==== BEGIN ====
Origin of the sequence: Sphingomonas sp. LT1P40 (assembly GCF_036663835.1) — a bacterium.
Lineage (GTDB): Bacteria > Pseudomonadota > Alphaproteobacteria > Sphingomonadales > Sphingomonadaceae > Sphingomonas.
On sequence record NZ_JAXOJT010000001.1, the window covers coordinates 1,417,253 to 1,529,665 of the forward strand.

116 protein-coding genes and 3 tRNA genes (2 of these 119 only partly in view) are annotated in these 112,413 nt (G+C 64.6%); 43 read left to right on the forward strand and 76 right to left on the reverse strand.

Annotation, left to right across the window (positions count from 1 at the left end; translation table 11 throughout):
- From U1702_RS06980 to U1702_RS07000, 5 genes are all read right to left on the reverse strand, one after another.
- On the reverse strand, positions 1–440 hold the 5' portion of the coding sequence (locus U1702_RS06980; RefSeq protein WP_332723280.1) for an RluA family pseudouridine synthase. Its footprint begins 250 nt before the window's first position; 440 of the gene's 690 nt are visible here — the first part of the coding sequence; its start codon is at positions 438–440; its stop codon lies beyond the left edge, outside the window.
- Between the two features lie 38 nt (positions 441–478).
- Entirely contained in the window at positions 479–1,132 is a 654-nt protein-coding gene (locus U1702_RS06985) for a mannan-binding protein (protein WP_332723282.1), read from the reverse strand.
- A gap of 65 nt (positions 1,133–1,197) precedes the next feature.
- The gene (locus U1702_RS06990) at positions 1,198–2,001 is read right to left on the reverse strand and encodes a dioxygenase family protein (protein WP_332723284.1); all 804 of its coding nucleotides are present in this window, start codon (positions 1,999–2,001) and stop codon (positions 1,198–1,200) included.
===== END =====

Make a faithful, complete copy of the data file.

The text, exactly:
Origin of the sequence: Sphingomonas sp. LT1P40 (assembly GCF_036663835.1) — a bacterium.
Lineage (GTDB): Bacteria > Pseudomonadota > Alphaproteobacteria > Sphingomonadales > Sphingomonadaceae > Sphingomonas.
On sequence record NZ_JAXOJT010000001.1, the window covers coordinates 1,417,253 to 1,529,665 of the forward strand.

116 protein-coding genes and 3 tRNA genes (2 of these 119 only partly in view) are annotated in these 112,413 nt (G+C 64.6%); 43 read left to right on the forward strand and 76 right to left on the reverse strand.

Annotation, left to right across the window (positions count from 1 at the left end; translation table 11 throughout):
- From U1702_RS06980 to U1702_RS07000, 5 genes are all read right to left on the reverse strand, one after another.
- On the reverse strand, positions 1–440 hold the 5' portion of the coding sequence (locus U1702_RS06980; RefSeq protein WP_332723280.1) for an RluA family pseudouridine synthase. Its footprint begins 250 nt before the window's first position; 440 of the gene's 690 nt are visible here — the first part of the coding sequence; its start codon is at positions 438–440; its stop codon lies beyond the left edge, outside the window.
- Between the two features lie 38 nt (positions 441–478).
- Entirely contained in the window at positions 479–1,132 is a 654-nt protein-coding gene (locus U1702_RS06985) for a mannan-binding protein (protein WP_332723282.1), read from the reverse strand.
- A gap of 65 nt (positions 1,133–1,197) precedes the next feature.
- The gene (locus U1702_RS06990) at positions 1,198–2,001 is read right to left on the reverse strand and encodes a dioxygenase family protein (protein WP_332723284.1); all 804 of its coding nucleotides are present in this window, start codon (positions 1,999–2,001) and stop codon (positions 1,198–1,200) included.